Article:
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But the war-storm came on the mountain gale,

And man's heart beat high, though his cheek was pale,

For blood and dust lay on the white hair,

And the maiden wept o'er her last despair;

The hearth was cold, and the child was prest

A corpse to the murdered mother's breast;

And fear and guilt, and sorrow and shame,

Darkened wherever the war-fiend came.

IT stood beneath a large old chesnut-tree,

And had stood there for years;--the moonlight fell

Over the white walls, which the vine had hung

With its thick leaves and purple fruit; a pair

Of pigeons, like the snow, were on the roof

Nestled together; and a plaining sound

Came from a fountain murmuring through the wood,

Less like the voice of sorrow than of love:

Tall trees were gathered round--the dark-green beech;

The sycamore, with scarlet colours on,

The herald of the autumn; dwarf rose-trees,

Covered with their last wealth; the poplar tall,

A silver spire; olives with their pale leaves;

And some most graceful shrubs, amid whose boughs

Were golden oranges; and hollow oaks,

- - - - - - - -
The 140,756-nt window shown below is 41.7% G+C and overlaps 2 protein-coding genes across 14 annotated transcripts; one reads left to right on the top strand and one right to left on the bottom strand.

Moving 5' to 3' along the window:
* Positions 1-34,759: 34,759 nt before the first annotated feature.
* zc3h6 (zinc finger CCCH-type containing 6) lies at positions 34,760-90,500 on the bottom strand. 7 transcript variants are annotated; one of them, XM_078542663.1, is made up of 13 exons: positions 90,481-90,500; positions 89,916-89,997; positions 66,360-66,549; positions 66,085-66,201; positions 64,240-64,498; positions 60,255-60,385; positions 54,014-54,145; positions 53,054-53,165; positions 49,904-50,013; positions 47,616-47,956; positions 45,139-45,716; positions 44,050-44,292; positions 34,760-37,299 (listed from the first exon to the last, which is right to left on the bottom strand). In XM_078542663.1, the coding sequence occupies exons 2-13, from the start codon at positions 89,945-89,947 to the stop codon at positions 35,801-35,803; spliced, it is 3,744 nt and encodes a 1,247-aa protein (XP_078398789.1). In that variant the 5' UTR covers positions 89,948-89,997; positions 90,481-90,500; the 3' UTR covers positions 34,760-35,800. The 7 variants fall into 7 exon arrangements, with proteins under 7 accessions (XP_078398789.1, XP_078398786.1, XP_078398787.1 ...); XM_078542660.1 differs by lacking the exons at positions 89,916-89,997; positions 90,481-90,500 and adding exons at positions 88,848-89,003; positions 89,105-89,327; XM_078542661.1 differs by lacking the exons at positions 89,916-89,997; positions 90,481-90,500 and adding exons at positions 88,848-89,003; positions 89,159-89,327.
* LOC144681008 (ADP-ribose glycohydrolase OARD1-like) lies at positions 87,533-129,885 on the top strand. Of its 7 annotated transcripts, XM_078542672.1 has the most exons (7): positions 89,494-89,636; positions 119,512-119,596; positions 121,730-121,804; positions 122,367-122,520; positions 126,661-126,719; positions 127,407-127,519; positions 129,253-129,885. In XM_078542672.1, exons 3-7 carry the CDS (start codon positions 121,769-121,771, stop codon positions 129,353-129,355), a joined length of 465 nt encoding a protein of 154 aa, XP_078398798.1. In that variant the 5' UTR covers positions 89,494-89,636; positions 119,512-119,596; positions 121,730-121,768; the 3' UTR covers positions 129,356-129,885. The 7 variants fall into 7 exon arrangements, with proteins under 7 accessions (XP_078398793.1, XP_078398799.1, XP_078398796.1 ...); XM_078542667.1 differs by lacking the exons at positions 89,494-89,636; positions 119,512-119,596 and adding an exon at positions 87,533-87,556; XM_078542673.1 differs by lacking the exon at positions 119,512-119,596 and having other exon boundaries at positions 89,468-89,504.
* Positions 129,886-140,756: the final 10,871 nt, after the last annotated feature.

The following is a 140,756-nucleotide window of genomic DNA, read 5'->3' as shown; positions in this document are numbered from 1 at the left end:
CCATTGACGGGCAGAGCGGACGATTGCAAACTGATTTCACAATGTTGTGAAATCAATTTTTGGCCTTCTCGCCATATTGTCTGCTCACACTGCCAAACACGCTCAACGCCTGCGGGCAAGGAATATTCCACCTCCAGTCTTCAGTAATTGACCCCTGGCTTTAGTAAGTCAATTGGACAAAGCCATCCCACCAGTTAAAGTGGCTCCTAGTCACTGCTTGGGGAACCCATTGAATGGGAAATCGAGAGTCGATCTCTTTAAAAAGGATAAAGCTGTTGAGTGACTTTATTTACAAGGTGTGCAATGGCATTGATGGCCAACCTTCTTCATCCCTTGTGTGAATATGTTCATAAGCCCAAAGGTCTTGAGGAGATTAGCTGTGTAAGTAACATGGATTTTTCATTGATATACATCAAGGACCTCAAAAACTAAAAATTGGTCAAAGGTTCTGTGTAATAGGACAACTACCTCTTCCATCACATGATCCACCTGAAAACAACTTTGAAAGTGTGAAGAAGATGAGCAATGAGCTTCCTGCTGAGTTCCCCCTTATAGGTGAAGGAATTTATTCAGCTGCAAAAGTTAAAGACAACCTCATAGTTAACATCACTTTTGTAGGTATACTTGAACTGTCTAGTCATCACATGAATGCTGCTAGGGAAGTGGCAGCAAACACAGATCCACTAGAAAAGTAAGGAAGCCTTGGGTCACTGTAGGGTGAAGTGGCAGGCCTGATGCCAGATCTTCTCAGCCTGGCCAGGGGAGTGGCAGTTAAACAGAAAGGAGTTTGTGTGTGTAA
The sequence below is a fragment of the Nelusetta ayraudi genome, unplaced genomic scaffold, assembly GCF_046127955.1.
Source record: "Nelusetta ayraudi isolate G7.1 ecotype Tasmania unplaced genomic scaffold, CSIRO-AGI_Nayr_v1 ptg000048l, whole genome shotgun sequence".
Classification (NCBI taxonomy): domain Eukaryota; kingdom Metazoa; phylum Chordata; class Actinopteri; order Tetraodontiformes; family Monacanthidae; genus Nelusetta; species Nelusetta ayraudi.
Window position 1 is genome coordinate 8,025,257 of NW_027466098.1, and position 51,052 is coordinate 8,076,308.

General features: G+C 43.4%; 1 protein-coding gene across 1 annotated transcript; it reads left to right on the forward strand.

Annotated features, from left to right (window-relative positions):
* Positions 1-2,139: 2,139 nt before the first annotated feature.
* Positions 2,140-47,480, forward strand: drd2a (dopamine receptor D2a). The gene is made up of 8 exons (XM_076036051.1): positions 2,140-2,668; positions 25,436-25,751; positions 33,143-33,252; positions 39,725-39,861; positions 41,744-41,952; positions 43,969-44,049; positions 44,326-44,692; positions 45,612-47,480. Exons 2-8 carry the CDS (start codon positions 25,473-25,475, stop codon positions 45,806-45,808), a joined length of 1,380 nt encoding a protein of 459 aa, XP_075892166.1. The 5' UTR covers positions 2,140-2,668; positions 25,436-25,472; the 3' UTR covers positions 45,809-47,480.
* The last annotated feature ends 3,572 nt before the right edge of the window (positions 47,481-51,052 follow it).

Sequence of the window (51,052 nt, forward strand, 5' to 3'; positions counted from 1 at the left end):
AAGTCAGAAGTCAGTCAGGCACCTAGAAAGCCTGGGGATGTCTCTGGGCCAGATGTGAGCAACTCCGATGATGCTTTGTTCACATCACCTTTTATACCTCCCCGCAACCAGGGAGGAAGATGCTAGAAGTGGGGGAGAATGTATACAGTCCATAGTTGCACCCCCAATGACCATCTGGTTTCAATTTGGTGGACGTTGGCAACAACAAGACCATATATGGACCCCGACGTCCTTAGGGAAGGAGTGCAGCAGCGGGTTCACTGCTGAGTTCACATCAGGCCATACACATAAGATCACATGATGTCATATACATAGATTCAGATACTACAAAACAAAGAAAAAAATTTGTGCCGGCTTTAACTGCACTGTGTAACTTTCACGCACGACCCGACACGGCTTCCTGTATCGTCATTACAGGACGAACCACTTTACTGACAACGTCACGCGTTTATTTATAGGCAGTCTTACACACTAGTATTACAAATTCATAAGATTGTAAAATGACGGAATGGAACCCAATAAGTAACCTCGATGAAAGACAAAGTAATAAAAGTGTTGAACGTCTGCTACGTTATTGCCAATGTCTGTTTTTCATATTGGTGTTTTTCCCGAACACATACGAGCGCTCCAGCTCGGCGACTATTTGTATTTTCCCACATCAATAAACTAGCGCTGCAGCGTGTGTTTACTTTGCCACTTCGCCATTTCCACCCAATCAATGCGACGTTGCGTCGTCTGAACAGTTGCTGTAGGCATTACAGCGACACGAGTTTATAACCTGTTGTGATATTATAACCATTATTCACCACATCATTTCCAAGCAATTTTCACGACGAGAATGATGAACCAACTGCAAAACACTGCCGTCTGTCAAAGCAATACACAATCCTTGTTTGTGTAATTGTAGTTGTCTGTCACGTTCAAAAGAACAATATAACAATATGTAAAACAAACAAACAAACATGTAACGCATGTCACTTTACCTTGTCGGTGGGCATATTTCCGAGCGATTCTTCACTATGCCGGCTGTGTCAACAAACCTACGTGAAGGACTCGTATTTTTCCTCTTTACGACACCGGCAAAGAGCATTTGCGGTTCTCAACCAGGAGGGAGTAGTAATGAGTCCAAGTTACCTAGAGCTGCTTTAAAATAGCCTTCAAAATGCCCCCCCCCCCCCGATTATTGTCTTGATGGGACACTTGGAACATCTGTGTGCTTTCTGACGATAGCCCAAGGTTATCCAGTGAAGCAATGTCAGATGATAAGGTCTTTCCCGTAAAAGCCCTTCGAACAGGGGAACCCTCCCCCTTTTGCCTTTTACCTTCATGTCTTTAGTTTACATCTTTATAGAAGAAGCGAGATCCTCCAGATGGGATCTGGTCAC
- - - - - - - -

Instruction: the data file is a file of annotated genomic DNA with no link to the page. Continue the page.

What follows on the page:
Where the bees built their honey palaces.

It was a silent and a lovely place,

Where Peace might rest her white wings. But one came

From out the cottage,--not as one who comes

To gaze upon the beauty of the sky

And fill his spirit with a calm delight;

But with a quick though noiseless step, as one

Who fears the very echo of that step

May raise a spectre. When he reached the fount

He sat down by its side, and turned to gaze

Upon the cottage: from his brow the sweat

Poured down like summer rain; there came no sound

From his white lips, but you might hear his heart

Beating in the deep silence. But at length

A voice came to his sorrow:--"Never--never

"Shall I look on their face again! Farewell!

"I cannot bear that word's reproach, nor look

"On pale lips breathing blessing which the tears

"Belie in speaking! I have blighted all--

"All--all their hopes, and my own happiness!"

"LEANDRO!" said a sweet and gentle voice;

And a soft hand prest on his throbbing brow,

And tears like twilight dew feel on his cheek.

He looked upon the maiden;--'twas the one

With whom his first pure love had dwelt,--the one

Who was the sun and starlight of his youth!

She stood beside him, lovely as a saint

Looking down pity upon penitence--

Perhaps less bright in colour and in eye

Than the companion of his infancy:--

But was that cheek less fair because he knew

That it had lost the beauty of its spring

With passionate sorrowing for him? She stood